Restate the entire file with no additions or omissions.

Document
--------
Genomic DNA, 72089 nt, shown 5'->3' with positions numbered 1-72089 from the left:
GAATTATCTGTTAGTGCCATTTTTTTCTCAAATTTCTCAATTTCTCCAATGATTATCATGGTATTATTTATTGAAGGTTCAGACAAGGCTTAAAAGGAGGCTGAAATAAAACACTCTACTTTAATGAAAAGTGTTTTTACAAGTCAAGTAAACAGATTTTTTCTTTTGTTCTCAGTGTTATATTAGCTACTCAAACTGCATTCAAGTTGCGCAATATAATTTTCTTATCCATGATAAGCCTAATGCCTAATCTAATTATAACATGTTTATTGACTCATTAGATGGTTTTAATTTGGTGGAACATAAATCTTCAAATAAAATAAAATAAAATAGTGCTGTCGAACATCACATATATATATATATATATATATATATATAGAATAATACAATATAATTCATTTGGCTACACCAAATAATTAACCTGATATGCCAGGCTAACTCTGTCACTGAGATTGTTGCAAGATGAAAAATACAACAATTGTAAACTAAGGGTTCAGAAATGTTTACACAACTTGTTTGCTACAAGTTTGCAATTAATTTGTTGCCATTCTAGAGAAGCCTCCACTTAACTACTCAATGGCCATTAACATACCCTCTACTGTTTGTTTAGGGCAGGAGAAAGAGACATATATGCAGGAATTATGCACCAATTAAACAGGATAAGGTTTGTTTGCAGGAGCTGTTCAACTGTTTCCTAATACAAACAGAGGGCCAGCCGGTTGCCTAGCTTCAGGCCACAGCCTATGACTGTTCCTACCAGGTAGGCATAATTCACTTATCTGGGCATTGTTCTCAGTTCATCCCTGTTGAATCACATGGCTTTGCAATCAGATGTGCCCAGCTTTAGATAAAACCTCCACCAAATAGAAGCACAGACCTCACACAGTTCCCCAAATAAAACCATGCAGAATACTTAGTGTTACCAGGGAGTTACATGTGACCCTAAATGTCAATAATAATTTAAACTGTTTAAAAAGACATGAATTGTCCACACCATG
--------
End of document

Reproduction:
Genomic DNA, 72089 nt, shown 5'->3' with positions numbered 1-72089 from the left:
GAATTATCTGTTAGTGCCATTTTTTTCTCAAATTTCTCAATTTCTCCAATGATTATCATGGTATTATTTATTGAAGGTTCAGACAAGGCTTAAAAGGAGGCTGAAATAAAACACTCTACTTTAATGAAAAGTGTTTTTACAAGTCAAGTAAACAGATTTTTTCTTTTGTTCTCAGTGTTATATTAGCTACTCAAACTGCATTCAAGTTGCGCAATATAATTTTCTTATCCATGATAAGCCTAATGCCTAATCTAATTATAACATGTTTATTGACTCATTAGATGGTTTTAATTTGGTGGAACATAAATCTTCAAATAAAATAAAATAAAATAGTGCTGTCGAACATCACATATATATATATATATATATATATATATAGAATAATACAATATAATTCATTTGGCTACACCAAATAATTAACCTGATATGCCAGGCTAACTCTGTCACTGAGATTGTTGCAAGATGAAAAATACAACAATTGTAAACTAAGGGTTCAGAAATGTTTACACAACTTGTTTGCTACAAGTTTGCAATTAATTTGTTGCCATTCTAGAGAAGCCTCCACTTAACTACTCAATGGCCATTAACATACCCTCTACTGTTTGTTTAGGGCAGGAGAAAGAGACATATATGCAGGAATTATGCACCAATTAAACAGGATAAGGTTTGTTTGCAGGAGCTGTTCAACTGTTTCCTAATACAAACAGAGGGCCAGCCGGTTGCCTAGCTTCAGGCCACAGCCTATGACTGTTCCTACCAGGTAGGCATAATTCACTTATCTGGGCATTGTTCTCAGTTCATCCCTGTTGAATCACATGGCTTTGCAATCAGATGTGCCCAGCTTTAGATAAAACCTCCACCAAATAGAAGCACAGACCTCACACAGTTCCCCAAATAAAACCATGCAGAATACTTAGTGTTACCAGGGAGTTACATGTGACCCTAAATGTCAATAATAATTTAAACTGTTTAAAAAGACATGAATTGTCCACACCATG